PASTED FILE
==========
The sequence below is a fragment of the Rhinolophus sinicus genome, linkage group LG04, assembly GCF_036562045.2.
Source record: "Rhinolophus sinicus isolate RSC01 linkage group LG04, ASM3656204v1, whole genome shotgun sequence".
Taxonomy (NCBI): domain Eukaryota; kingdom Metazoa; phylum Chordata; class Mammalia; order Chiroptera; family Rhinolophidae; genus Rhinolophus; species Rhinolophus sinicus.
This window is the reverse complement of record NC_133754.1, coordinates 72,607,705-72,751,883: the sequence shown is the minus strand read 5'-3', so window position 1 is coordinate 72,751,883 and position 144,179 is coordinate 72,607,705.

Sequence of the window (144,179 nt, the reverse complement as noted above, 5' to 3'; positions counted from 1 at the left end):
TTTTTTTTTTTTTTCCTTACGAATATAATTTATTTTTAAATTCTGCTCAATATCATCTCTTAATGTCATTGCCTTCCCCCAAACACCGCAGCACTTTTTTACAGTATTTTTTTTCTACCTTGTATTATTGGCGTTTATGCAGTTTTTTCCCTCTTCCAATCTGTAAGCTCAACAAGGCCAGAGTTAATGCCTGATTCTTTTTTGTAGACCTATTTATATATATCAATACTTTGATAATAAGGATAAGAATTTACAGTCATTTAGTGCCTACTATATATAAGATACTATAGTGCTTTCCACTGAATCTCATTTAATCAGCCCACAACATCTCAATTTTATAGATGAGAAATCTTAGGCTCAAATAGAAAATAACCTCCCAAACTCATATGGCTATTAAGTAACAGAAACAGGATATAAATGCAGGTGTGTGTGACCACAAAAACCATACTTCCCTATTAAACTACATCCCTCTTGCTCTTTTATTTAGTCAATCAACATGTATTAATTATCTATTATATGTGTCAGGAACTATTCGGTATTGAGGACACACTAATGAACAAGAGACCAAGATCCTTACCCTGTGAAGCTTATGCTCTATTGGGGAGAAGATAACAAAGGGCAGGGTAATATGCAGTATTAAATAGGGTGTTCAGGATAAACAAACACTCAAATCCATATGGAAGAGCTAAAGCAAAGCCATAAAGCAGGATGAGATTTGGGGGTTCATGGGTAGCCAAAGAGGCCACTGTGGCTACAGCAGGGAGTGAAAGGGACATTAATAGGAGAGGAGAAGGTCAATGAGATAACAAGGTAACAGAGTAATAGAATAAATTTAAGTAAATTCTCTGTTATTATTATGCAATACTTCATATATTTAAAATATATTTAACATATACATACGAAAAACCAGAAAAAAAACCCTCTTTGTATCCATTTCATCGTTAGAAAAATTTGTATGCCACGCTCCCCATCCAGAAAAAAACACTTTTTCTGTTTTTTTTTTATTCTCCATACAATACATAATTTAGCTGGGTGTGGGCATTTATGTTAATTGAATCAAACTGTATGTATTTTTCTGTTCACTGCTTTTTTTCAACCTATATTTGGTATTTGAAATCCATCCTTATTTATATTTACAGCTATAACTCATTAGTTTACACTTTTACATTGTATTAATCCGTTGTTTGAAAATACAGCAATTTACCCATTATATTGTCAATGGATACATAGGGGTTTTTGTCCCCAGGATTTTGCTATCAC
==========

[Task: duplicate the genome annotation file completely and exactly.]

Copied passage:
The sequence below is a fragment of the Rhinolophus sinicus genome, linkage group LG04, assembly GCF_036562045.2.
Source record: "Rhinolophus sinicus isolate RSC01 linkage group LG04, ASM3656204v1, whole genome shotgun sequence".
Taxonomy (NCBI): domain Eukaryota; kingdom Metazoa; phylum Chordata; class Mammalia; order Chiroptera; family Rhinolophidae; genus Rhinolophus; species Rhinolophus sinicus.
This window is the reverse complement of record NC_133754.1, coordinates 72,607,705-72,751,883: the sequence shown is the minus strand read 5'-3', so window position 1 is coordinate 72,751,883 and position 144,179 is coordinate 72,607,705.

Sequence of the window (144,179 nt, the reverse complement as noted above, 5' to 3'; positions counted from 1 at the left end):
TTTTTTTTTTTTTTCCTTACGAATATAATTTATTTTTAAATTCTGCTCAATATCATCTCTTAATGTCATTGCCTTCCCCCAAACACCGCAGCACTTTTTTACAGTATTTTTTTTCTACCTTGTATTATTGGCGTTTATGCAGTTTTTTCCCTCTTCCAATCTGTAAGCTCAACAAGGCCAGAGTTAATGCCTGATTCTTTTTTGTAGACCTATTTATATATATCAATACTTTGATAATAAGGATAAGAATTTACAGTCATTTAGTGCCTACTATATATAAGATACTATAGTGCTTTCCACTGAATCTCATTTAATCAGCCCACAACATCTCAATTTTATAGATGAGAAATCTTAGGCTCAAATAGAAAATAACCTCCCAAACTCATATGGCTATTAAGTAACAGAAACAGGATATAAATGCAGGTGTGTGTGACCACAAAAACCATACTTCCCTATTAAACTACATCCCTCTTGCTCTTTTATTTAGTCAATCAACATGTATTAATTATCTATTATATGTGTCAGGAACTATTCGGTATTGAGGACACACTAATGAACAAGAGACCAAGATCCTTACCCTGTGAAGCTTATGCTCTATTGGGGAGAAGATAACAAAGGGCAGGGTAATATGCAGTATTAAATAGGGTGTTCAGGATAAACAAACACTCAAATCCATATGGAAGAGCTAAAGCAAAGCCATAAAGCAGGATGAGATTTGGGGGTTCATGGGTAGCCAAAGAGGCCACTGTGGCTACAGCAGGGAGTGAAAGGGACATTAATAGGAGAGGAGAAGGTCAATGAGATAACAAGGTAACAGAGTAATAGAATAAATTTAAGTAAATTCTCTGTTATTATTATGCAATACTTCATATATTTAAAATATATTTAACATATACATACGAAAAACCAGAAAAAAAACCCTCTTTGTATCCATTTCATCGTTAGAAAAATTTGTATGCCACGCTCCCCATCCAGAAAAAAACACTTTTTCTGTTTTTTTTTTATTCTCCATACAATACATAATTTAGCTGGGTGTGGGCATTTATGTTAATTGAATCAAACTGTATGTATTTTTCTGTTCACTGCTTTTTTTCAACCTATATTTGGTATTTGAAATCCATCCTTATTTATATTTACAGCTATAACTCATTAGTTTACACTTTTACATTGTATTAATCCGTTGTTTGAAAATACAGCAATTTACCCATTATATTGTCAATGGATACATAGGGGTTTTTGTCCCCAGGATTTTGCTATCAC